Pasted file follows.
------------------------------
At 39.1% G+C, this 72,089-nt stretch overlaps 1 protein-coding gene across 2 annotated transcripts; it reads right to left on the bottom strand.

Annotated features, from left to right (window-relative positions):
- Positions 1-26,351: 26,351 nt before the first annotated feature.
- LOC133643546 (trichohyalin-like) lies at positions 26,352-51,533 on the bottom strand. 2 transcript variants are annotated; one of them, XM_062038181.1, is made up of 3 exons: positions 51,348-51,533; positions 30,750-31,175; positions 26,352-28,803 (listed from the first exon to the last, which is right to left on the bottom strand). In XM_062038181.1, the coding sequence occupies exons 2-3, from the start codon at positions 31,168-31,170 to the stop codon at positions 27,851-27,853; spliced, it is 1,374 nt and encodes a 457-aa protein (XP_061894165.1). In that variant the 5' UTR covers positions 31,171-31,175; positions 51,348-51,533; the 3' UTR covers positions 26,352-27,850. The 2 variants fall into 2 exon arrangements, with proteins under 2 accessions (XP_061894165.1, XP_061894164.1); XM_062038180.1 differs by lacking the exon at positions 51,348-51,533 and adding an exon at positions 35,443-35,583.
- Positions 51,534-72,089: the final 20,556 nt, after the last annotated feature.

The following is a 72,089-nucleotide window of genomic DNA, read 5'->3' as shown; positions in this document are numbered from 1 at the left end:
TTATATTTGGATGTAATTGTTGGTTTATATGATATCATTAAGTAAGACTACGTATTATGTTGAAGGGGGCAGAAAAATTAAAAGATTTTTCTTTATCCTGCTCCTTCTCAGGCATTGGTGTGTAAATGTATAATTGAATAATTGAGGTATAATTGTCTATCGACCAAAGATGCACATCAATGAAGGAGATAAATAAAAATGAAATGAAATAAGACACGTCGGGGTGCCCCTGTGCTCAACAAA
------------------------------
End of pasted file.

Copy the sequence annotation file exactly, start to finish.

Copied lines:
At 39.1% G+C, this 72,089-nt stretch overlaps 1 protein-coding gene across 2 annotated transcripts; it reads right to left on the bottom strand.

Annotated features, from left to right (window-relative positions):
- Positions 1-26,351: 26,351 nt before the first annotated feature.
- LOC133643546 (trichohyalin-like) lies at positions 26,352-51,533 on the bottom strand. 2 transcript variants are annotated; one of them, XM_062038181.1, is made up of 3 exons: positions 51,348-51,533; positions 30,750-31,175; positions 26,352-28,803 (listed from the first exon to the last, which is right to left on the bottom strand). In XM_062038181.1, the coding sequence occupies exons 2-3, from the start codon at positions 31,168-31,170 to the stop codon at positions 27,851-27,853; spliced, it is 1,374 nt and encodes a 457-aa protein (XP_061894165.1). In that variant the 5' UTR covers positions 31,171-31,175; positions 51,348-51,533; the 3' UTR covers positions 26,352-27,850. The 2 variants fall into 2 exon arrangements, with proteins under 2 accessions (XP_061894165.1, XP_061894164.1); XM_062038180.1 differs by lacking the exon at positions 51,348-51,533 and adding an exon at positions 35,443-35,583.
- Positions 51,534-72,089: the final 20,556 nt, after the last annotated feature.

The following is a 72,089-nucleotide window of genomic DNA, read 5'->3' as shown; positions in this document are numbered from 1 at the left end:
TTATATTTGGATGTAATTGTTGGTTTATATGATATCATTAAGTAAGACTACGTATTATGTTGAAGGGGGCAGAAAAATTAAAAGATTTTTCTTTATCCTGCTCCTTCTCAGGCATTGGTGTGTAAATGTATAATTGAATAATTGAGGTATAATTGTCTATCGACCAAAGATGCACATCAATGAAGGAGATAAATAAAAATGAAATGAAATAAGACACGTCGGGGTGCCCCTGTGCTCAACAAA